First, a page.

Adult worms may at times be found free in fascial planes, although they are far more commonly encapsulated in nodules. Some nodules are palpable and visible, lying subcutaneously over bony prominences, especially the iliac crests, greater trochanters, ribs, knees, ankles, coccyx, and skull. Others, probably more numerous, lie deep and impalpable, attached to the fibrous capsules of joints (especially the hip joint) or close to the periosteum of bones or in intramuscular fasciae. Occasionally, nodules are found in even deeper structures such as intracranially or in the wall of the aorta.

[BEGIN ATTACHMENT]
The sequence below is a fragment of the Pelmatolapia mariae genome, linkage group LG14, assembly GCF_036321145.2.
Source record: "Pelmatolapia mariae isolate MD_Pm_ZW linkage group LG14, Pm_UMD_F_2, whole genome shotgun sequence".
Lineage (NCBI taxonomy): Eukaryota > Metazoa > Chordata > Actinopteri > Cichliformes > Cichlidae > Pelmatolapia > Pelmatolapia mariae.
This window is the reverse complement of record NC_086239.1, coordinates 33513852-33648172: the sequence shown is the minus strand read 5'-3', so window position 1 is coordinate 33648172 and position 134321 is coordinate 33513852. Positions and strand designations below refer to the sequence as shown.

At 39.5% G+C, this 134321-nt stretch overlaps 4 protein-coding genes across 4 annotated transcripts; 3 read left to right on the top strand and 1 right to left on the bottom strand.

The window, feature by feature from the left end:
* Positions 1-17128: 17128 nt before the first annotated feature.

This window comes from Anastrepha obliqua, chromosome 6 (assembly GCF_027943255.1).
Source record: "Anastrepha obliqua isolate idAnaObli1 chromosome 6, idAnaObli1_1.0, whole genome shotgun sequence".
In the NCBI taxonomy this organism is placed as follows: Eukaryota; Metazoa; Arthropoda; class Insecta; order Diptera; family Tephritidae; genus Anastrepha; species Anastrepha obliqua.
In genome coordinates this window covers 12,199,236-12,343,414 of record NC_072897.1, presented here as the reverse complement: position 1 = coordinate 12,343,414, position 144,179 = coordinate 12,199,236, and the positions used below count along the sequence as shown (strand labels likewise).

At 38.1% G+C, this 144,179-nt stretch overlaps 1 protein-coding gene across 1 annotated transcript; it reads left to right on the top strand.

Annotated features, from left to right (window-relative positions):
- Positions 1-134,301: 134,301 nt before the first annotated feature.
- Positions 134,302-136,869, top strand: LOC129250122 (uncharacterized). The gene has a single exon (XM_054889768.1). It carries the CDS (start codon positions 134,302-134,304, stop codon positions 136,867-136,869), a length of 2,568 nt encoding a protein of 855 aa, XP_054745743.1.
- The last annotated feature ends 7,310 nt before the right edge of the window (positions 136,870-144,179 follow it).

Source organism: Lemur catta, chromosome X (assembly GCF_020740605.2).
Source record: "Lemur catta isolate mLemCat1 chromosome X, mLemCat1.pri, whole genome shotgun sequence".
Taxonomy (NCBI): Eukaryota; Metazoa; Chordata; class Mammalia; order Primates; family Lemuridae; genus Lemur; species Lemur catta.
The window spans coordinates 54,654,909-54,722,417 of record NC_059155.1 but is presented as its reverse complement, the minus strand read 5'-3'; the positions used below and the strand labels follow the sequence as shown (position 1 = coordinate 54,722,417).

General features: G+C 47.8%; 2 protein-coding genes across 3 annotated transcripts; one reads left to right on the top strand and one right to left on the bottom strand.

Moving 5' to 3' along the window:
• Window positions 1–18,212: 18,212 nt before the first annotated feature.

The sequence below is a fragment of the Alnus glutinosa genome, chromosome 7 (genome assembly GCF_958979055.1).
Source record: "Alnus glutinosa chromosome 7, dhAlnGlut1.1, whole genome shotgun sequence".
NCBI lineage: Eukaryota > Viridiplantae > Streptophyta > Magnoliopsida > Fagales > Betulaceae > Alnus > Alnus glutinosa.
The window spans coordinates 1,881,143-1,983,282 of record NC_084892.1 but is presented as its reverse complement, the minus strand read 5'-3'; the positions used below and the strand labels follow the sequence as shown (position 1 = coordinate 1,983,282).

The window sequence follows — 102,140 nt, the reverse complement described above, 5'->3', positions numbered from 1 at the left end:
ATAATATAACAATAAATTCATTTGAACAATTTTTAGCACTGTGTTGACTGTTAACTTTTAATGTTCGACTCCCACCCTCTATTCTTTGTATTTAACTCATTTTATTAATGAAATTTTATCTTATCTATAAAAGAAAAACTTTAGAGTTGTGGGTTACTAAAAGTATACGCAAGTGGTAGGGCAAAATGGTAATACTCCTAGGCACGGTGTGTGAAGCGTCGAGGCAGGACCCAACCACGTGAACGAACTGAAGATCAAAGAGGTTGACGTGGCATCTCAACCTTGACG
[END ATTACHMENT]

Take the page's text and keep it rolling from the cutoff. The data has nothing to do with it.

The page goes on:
FIG. 62.7 Microfilaria lying in the dermis. Although it has been cut into a number of sections, it is clearly recognizable, because the nuclei of the microfilaria are much smaller than those of the host cells. The absence of an inflammatory infiltrate around the microfilaria is characteristic (hematoxylineosin, 700×).

When examined microscopically, dense scar tissue surrounds and encases the adult worms, which are coiled up like a ball of string. Developing microfilariae can be found in the uteri of most female worms. Degenerative females often become calcified. Nodules may show an inflammatory infiltrate of varying intensity and occasionally areas of necrosis and liquefaction.

The Eye